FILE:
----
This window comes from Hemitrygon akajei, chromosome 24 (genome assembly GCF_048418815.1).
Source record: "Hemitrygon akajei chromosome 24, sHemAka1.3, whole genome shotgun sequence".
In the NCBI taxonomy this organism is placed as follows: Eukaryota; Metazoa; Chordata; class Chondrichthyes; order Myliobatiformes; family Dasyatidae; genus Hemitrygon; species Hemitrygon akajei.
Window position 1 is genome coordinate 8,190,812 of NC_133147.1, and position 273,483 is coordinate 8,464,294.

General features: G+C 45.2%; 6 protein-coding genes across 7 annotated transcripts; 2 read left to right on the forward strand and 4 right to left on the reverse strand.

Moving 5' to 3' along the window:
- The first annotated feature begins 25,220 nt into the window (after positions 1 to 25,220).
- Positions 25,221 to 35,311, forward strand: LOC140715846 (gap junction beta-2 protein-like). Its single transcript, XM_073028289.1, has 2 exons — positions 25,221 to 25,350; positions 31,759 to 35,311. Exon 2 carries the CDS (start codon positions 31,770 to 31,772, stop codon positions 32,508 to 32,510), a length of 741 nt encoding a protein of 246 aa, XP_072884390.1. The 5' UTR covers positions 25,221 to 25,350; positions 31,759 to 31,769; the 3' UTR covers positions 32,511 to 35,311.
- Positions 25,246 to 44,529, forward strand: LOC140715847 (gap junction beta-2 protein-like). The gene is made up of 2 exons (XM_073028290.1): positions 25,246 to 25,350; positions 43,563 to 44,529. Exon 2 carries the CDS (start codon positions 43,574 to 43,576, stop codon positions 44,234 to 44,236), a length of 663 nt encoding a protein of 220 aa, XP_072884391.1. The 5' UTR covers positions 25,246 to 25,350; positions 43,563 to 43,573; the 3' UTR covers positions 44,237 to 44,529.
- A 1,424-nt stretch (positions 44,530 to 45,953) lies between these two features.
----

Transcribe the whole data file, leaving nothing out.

This window comes from Hemitrygon akajei, chromosome 24 (genome assembly GCF_048418815.1).
Source record: "Hemitrygon akajei chromosome 24, sHemAka1.3, whole genome shotgun sequence".
In the NCBI taxonomy this organism is placed as follows: Eukaryota; Metazoa; Chordata; class Chondrichthyes; order Myliobatiformes; family Dasyatidae; genus Hemitrygon; species Hemitrygon akajei.
Window position 1 is genome coordinate 8,190,812 of NC_133147.1, and position 273,483 is coordinate 8,464,294.

General features: G+C 45.2%; 6 protein-coding genes across 7 annotated transcripts; 2 read left to right on the forward strand and 4 right to left on the reverse strand.

Moving 5' to 3' along the window:
- The first annotated feature begins 25,220 nt into the window (after positions 1 to 25,220).
- Positions 25,221 to 35,311, forward strand: LOC140715846 (gap junction beta-2 protein-like). Its single transcript, XM_073028289.1, has 2 exons — positions 25,221 to 25,350; positions 31,759 to 35,311. Exon 2 carries the CDS (start codon positions 31,770 to 31,772, stop codon positions 32,508 to 32,510), a length of 741 nt encoding a protein of 246 aa, XP_072884390.1. The 5' UTR covers positions 25,221 to 25,350; positions 31,759 to 31,769; the 3' UTR covers positions 32,511 to 35,311.
- Positions 25,246 to 44,529, forward strand: LOC140715847 (gap junction beta-2 protein-like). The gene is made up of 2 exons (XM_073028290.1): positions 25,246 to 25,350; positions 43,563 to 44,529. Exon 2 carries the CDS (start codon positions 43,574 to 43,576, stop codon positions 44,234 to 44,236), a length of 663 nt encoding a protein of 220 aa, XP_072884391.1. The 5' UTR covers positions 25,246 to 25,350; positions 43,563 to 43,573; the 3' UTR covers positions 44,237 to 44,529.
- A 1,424-nt stretch (positions 44,530 to 45,953) lies between these two features.